First of all, a big thanks to everyone who participated in the recent contest on this site. Fortunately, I did get more than one participant (n>1!), so I can pick someone to win the “fabulous prize.” But more on that later.
I should probably explain the “and help me out” component of the contest. Earlier this week, I traveled for a job interview which included a short presentation to demonstrate my speaking/presenting skills. Since it is an interest of mine that is fairly unique, I decided to present on black and white analog (or, to be honest, hybrid) photography. I wanted to bring some of my own work to (literally) illustrate some of the points I was making about the medium, but I wanted to make sure I brought prints that were appealing. It’s difficult for me to judge this, because my feelings about my own photos are so inextricably tied to the technical process and the experience of making them. By getting others’ input on what images are appealing and why, I was able to select some images that were hopefully striking for my audience. I got great input, and ended up including one photo I never would have chosen that got overwhelming support.
In exchange for the very useful feedback I got, I owe one submitter a prize (as I write this, I have not yet chosen). The winner has (now) been randomly selected, and has been contaced about his (does that give it away?) prize. That said, if any of you who did or didn’t participate want prints, let me know. I have a few sitting around that I made for this presetation and others, and I would be glad to make you one if you want it. If you want prints, just let me know.
But really, thanks to everyone who gave me a hand with this. I got great feedback and have a new perspective on some of my photos.
In an idea shamelessly lifted from the talented Cindy Dyer (whose storytelling contest you should enter right after you finish mine), I am creating a contest of sorts of my own. In fact, it’s less a “contest” than it is an opportunity to win some free stuff (and help me out). So here’s the game:
Pick your favorite black and white photograph on this site (to get just black and whites, either click “black and white” in the tag could on the right or follow this link, which takes you to the same place). Submit it either as a comment on this post or in an email (contact info here) along with your reasoning for choosing it. There is no need for high theoretical explanations (though they are welcome). Your justification can be as simple as “I like the way it looks because ________.” You are also welcome to choose your top three, five, or however many move you. The more you submit, the more chances you have to win, because the winning criteria (and prizes) are as follows:
One lucky submission will be chosen at random. Because a submission will be chosen, multiple submissions mean multiple chances to win. What will you win? An insidiously simple little prize: A print of any photo of mine you like, shipped directly to you (as long as shipping is fairly reasonable to your location). I might even frame it for you. In fact, if you participate and really want a print of something, I’ll probably just send it to you.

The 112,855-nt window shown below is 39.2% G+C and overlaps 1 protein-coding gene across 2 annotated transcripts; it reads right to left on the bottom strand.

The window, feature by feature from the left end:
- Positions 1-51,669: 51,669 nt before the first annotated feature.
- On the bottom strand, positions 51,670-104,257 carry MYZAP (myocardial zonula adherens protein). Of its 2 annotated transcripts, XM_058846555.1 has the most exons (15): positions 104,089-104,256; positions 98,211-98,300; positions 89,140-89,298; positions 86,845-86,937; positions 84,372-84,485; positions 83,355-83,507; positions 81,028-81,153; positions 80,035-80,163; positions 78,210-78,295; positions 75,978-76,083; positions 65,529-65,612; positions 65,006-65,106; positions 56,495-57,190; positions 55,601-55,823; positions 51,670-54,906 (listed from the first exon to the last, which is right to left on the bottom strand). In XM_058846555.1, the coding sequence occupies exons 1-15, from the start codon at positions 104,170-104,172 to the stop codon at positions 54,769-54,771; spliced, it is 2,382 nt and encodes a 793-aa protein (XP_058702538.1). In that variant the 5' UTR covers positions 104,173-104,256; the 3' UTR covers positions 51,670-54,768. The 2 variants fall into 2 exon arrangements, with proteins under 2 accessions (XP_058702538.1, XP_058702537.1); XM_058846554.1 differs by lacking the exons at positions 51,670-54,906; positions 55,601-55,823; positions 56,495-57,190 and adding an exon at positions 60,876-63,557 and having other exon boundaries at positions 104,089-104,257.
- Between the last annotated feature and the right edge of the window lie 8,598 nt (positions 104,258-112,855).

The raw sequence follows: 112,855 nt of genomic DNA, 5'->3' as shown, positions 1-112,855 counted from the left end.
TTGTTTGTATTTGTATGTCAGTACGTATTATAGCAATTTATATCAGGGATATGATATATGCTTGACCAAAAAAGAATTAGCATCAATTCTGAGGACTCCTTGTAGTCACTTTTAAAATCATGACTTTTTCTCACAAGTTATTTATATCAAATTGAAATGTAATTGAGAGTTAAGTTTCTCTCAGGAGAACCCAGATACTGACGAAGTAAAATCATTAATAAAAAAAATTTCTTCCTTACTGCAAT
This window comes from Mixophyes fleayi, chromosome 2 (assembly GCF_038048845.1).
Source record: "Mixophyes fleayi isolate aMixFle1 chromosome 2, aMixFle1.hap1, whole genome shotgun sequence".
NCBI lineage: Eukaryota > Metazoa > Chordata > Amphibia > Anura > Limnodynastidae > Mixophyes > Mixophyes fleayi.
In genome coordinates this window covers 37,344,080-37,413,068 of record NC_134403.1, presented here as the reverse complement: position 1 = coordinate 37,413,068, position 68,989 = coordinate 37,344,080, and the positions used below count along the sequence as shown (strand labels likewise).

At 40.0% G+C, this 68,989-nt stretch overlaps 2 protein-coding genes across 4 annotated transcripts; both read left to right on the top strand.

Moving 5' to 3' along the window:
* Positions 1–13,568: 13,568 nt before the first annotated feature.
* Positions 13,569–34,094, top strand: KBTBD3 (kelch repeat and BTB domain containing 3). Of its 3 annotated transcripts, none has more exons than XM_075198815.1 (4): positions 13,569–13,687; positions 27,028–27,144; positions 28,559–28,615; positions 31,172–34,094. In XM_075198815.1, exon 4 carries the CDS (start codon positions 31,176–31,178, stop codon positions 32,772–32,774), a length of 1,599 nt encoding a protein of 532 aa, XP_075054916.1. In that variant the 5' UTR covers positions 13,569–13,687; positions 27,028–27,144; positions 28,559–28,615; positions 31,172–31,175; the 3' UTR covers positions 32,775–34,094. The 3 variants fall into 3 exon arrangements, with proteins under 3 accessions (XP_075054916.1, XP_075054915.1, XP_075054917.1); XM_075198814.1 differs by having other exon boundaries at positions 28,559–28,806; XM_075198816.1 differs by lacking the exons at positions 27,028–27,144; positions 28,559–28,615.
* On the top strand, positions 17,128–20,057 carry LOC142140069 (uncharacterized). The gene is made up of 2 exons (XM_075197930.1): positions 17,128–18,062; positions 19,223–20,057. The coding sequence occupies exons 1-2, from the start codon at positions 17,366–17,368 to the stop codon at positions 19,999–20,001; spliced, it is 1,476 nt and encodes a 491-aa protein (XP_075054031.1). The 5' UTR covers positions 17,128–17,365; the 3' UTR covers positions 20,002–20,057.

I will be thrilled if there are enough responses to actually pick randomly (that is, n<1). If I get one response, it will be about what I expected. If no one participates, I will be sad.
Black and white can make you crazy.
(Chaos in the Windy City I can be found here). This was another attempt to represent the chaos in the Art Institute of Chicago on New Year’s Eve. Anyone who has followed this blog for any amount of time probably recognizes by now that I am big fan of the square aspect ratio, particularly for my more abstract work, and this is no exception. Something about it just makes sense. I actually didn’t even see htis installation because of how crowded it was (this photo was when we were on our way out right before closing time, so the herd had thinned a little).
When I was processing this batch, I spent a lot of time with alternate versions. I had a lower-contrast high-key version, and a higher-contrast version that was a little more balanced across the tones. I couldn’t make the decision between the two almost identical shots, so I decided to come back to them later. After a month, I still couldn’t decide, so I ended up splitting the difference. This version is descended from the low-contrast version, and I think the low-contrast high-key aesthetic might be growing on me.
Big photo-related life event coming up on Tuesday. I will provide more details for those following along at home, but for now, suffice it to say that a print of this photo will likely be traveling as checked luggage on Monday morning, along with some other prints, a small 35mm developing tank, empty bottles labeled “developer” and “fixer,” and n uncut but developed roll of APX400. Curious?
Can anyone confirm or deny my suspicion that real developer and fixer, even in quantities smaller than three ounces, will not fly with TSA regulations? I wouldn’t be using them anyway, at this point I’m just curious.
Nikon D200, Nikkor DX 35mm f/1.8 G, long exposure with the assistance of a countertop, security people out of the frame to the right looking at me very suspiciously.